Jordanians changing consumption behaviour

Published in the Jordan Times today:

The global economic downturn has forced 28 per cent of Jordanians to cut down on their household expenditures, according to the latest study by the Middle East’s leading job website:

The study, carried out in conjunction with research specialists YouGov, found that 30 per cent of professionals across the rest of the surveyed countries have cut down on their household spending.

“The region’s consumers are cutting back considerably on their spending. Now, despite some signs of optimism at the grassroots level in the global economy, it seems the trend of being more price-conscious looks set to continue, at least in the short term,” said Nassim Ghrayeb, regional CEO of YouGov.

Asked to name their main reason for cutting down on spending, recession was the most common answer among respondents, followed by job losses suffered by either the respondent or a family member.

Around 36 per cent of professionals in Jordan and Bahrain said they would accept reduced salary in a new job in case of redundancy, compared to 31 per cent of all respondents, while region-wide, 45 per cent said they wouldn’t settle for any less.

“There is a general consensus that the recession is having a sustained impact on the region, which of course manifests itself in the behaviour and attitudes of professionals living and working here,” explained Amer Zureikat,’s regional manager.

The study asked respondents about their financial health both before and during the recession to ascertain how many professionals felt their financial position had changed. In Jordan, the figures changed considerably. Before the recession, an overwhelming 42 per cent of respondents felt financially more stable than their peers, compared to only 26 per cent during the recession.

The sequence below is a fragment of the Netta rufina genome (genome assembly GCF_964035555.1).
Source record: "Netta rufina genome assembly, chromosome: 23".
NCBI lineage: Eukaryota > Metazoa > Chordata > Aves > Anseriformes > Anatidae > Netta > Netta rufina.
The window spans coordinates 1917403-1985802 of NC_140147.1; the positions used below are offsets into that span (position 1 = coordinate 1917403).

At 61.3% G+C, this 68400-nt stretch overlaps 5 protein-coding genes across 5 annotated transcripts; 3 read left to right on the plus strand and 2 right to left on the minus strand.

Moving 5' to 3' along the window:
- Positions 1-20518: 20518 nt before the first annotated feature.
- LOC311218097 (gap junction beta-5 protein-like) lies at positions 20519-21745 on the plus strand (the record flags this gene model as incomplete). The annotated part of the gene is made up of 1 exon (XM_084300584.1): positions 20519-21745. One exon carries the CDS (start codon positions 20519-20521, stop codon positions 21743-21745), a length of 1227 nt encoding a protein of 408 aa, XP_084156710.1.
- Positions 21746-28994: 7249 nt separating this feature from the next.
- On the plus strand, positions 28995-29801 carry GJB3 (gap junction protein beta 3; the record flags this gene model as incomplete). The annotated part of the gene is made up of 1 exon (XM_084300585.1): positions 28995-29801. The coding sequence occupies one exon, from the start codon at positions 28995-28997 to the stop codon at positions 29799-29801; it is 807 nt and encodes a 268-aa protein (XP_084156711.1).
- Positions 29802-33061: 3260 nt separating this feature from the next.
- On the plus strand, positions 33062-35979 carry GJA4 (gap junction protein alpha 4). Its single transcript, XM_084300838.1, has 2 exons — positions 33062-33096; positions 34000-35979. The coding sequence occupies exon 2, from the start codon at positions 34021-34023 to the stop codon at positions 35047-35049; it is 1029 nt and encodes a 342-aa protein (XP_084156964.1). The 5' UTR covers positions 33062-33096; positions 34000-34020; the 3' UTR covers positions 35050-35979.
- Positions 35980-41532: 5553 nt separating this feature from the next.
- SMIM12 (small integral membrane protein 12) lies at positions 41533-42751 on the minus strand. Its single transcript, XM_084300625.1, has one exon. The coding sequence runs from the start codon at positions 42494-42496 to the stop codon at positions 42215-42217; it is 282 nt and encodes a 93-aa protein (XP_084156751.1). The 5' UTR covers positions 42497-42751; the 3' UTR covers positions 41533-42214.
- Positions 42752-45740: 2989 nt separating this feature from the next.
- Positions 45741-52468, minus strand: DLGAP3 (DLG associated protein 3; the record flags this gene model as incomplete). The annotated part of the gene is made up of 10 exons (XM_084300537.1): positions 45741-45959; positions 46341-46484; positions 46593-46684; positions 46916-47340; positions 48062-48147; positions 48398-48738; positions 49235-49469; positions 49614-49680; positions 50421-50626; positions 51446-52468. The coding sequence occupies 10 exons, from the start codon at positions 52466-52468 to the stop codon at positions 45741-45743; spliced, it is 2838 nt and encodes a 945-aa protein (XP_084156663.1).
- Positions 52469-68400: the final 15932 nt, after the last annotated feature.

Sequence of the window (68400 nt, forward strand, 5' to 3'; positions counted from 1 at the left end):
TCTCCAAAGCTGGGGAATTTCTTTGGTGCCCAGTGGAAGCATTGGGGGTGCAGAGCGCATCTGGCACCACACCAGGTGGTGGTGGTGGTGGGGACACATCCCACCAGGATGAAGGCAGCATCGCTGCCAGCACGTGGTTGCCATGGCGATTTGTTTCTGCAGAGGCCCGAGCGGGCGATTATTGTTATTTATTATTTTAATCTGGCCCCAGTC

More than a third of Jordanians attributed this change in their financial status to job losses, and 17 per cent said it was due to salary cuts.

In Jordan, residents have taken a number of steps to deal with the recession. The study found that 31 per cent of respondents have moved to a different country as a result of the recession, while 5 per cent have moved to a less expensive part of the country.

However, according to a report issued by the Central Bank of Jordan, the inflation rate during the first five months of this year fell sharply to 1 per cent compared with 11.6 per cent during the same period last year.

The report also indicated that the real gross domestic product grew by 3.2 per cent during the first quarter of this year compared with 8.6 per cent during the first quarter of 2008.

According to the survey, physical health was also found to be an issue during the recession, with 27 per cent saying financial problems had caused them health concerns or issues including stress, and 13 per cent saying that a family member’s health had been affected. In Jordan, 28 per cent of those surveyed suffered with bad health as a result of the recession – slightly higher than the regional average.

“These findings send a clear message to employers that many professionals across the region are suffering at the moment,” concluded Zureikat.

Data for the Surviving the Recession study was collected online between the period of May 26 and June 28, 2009 with 12,908 respondents from across the region. Males and females over age 18 were included in the study.


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Filed under American Politics, Humanitarian, Jordan, Media, Middle East Politics

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